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RMIIA
Catastrophe Information Quick Links
Think about the unthinkable...then you will be better prepared to financially survive it.
Carole Walker, RMIIA

Catastrophe Facts & Statistics

A catastrophe, as defined by the insurance industry, is a natural disaster that causes a certain dollar amount, currently set at $25 million in insured damage. Individual insurance companies may declare a "catastrophe" based on the anticipated loss to their policyholders in the impacted area. In most cases, that means they will set up special claims processing centers, establish 24-hour emergency hotlines and send in additional, specially trained claims adjusters to the scene of the catastrophe. These "catastrophe teams" generally arrive as soon as possible and stay as long as they are needed.

From 1993 to 2012, hurricanes and tropical storms made up 40.4% of total catastrophe losses, followed by tornado losses at 36%, winter storms at 7.1%, terrorism at 6.3%, earthquakes and other geologic events at 4.7%, wind/hail/flood at 3.8%, and fire at 1.7%. Civil disorders, water damage and utility services disruption combined represented less than 1%. Each year about 6% of homeowners file claims. Source: Insurance Information Institute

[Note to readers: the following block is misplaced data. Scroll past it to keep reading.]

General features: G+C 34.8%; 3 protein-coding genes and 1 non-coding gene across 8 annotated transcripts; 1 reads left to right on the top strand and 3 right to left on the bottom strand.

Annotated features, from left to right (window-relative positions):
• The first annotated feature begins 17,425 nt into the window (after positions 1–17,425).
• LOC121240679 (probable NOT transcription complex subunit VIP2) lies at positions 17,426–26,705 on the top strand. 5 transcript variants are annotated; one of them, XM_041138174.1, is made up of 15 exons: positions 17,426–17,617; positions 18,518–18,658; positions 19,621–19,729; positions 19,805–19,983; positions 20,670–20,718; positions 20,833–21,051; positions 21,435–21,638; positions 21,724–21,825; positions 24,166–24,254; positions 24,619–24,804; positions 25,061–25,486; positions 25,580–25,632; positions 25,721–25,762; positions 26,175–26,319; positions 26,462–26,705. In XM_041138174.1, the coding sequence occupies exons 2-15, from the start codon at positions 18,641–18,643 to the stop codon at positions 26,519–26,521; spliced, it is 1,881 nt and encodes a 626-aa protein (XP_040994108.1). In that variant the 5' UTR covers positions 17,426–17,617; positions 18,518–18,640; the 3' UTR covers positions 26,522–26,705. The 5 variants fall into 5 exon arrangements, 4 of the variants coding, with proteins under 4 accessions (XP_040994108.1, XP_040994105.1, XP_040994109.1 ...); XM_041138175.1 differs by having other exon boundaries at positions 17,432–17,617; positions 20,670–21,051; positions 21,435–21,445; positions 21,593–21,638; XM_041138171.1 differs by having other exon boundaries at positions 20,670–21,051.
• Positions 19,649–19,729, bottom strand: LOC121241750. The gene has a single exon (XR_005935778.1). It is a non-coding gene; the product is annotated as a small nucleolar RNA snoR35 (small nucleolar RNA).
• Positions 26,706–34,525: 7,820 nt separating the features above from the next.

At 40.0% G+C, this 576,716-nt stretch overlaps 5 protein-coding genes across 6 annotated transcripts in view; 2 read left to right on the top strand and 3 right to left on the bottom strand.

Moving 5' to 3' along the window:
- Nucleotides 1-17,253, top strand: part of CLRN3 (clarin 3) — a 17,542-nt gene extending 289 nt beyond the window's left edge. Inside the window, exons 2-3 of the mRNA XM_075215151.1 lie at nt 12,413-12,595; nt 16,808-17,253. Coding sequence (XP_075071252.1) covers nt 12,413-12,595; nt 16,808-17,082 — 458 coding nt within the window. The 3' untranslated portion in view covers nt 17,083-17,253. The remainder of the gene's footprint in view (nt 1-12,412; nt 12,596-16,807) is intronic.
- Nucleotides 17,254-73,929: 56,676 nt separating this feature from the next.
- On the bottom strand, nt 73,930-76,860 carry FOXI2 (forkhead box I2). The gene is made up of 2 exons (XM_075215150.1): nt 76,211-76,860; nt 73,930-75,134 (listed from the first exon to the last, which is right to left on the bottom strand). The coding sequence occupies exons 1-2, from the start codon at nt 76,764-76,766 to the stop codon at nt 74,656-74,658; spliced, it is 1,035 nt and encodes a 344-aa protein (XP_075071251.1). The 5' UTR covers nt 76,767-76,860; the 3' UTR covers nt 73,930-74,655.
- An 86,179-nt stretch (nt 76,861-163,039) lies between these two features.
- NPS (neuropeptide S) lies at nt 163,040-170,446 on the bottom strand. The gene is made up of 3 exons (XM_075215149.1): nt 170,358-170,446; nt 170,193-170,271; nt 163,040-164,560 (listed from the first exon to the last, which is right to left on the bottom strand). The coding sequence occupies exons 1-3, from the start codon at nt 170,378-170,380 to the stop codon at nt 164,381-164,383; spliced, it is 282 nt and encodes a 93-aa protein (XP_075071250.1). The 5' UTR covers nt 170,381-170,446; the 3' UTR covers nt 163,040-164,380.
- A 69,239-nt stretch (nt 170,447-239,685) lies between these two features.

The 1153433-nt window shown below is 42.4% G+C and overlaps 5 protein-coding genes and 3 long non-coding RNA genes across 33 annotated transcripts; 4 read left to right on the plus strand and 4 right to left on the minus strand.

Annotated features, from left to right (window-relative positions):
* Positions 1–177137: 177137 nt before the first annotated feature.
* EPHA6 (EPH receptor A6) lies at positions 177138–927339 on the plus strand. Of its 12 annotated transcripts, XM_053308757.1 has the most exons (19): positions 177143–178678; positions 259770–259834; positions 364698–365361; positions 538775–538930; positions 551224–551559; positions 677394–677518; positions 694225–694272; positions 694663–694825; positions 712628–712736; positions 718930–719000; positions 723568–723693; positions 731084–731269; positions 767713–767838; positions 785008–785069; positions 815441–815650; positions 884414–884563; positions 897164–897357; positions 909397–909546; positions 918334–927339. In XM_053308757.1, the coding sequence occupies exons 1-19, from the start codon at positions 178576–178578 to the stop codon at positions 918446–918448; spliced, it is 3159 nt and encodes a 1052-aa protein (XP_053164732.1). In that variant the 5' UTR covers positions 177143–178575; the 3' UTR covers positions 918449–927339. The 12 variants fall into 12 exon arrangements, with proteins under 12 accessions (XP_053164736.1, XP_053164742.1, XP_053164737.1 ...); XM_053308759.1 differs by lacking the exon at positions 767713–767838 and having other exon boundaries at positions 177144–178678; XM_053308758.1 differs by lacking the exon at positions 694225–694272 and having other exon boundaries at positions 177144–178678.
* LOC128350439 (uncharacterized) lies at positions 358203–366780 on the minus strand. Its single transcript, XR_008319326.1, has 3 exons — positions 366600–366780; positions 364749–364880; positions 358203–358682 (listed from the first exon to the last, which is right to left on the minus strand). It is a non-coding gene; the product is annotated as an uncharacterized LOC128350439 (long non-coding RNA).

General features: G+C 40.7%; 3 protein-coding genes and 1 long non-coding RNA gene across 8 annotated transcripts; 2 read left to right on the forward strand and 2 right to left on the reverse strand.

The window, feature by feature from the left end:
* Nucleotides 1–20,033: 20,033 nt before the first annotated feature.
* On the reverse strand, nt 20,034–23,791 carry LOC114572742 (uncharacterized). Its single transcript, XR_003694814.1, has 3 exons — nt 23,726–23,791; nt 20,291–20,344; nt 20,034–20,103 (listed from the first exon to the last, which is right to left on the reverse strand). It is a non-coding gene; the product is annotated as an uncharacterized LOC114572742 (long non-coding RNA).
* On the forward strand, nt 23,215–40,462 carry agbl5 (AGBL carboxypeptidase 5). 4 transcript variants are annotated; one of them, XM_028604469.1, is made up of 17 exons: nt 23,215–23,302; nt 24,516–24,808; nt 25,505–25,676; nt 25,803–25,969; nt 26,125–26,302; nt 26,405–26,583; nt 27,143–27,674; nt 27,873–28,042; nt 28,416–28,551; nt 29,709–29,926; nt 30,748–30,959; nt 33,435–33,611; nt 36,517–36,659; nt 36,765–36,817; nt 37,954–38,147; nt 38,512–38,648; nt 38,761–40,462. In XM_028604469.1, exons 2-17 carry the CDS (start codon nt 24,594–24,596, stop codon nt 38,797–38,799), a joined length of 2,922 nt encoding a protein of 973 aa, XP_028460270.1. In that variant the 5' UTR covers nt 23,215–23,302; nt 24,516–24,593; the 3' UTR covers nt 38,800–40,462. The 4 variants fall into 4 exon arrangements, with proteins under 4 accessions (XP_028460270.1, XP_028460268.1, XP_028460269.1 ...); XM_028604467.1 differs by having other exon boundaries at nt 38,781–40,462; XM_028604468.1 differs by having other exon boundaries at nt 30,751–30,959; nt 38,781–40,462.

Flooding is the most common natural disaster; however, coverage for flood (defined as rising water) is excluded under most standard homeowners policies. For cars, flooding is covered under the comprehensive portion of most standard auto policies. Homeowners and renters who live in high-risk flood plains and whose communities participate in the National Flood Insurance Program, or NFIP (administered by the federal government), can buy special flood insurance through a company or agent.

Rocky Mountain Region Statistics

  • 2009 was Colorado's most costly severe weather season adding up to more than $1.4 billion in insured losses with one July storm ranking as the state's most expensive insured disaster in actual insurance claims paid out with insured losses totaling $767.6 million in claims ($833.5 million in 2013 dollars).

  • When adjusted for inflation, the July 11, 1990, hailstorm still tops the July 20, 2009, storm if compared in today's dollars. The 1990 storm resulted in $625 million in actual dollars paid out, but when adjusted for inflation, it totaled $1.1 billion in 2013 dollars.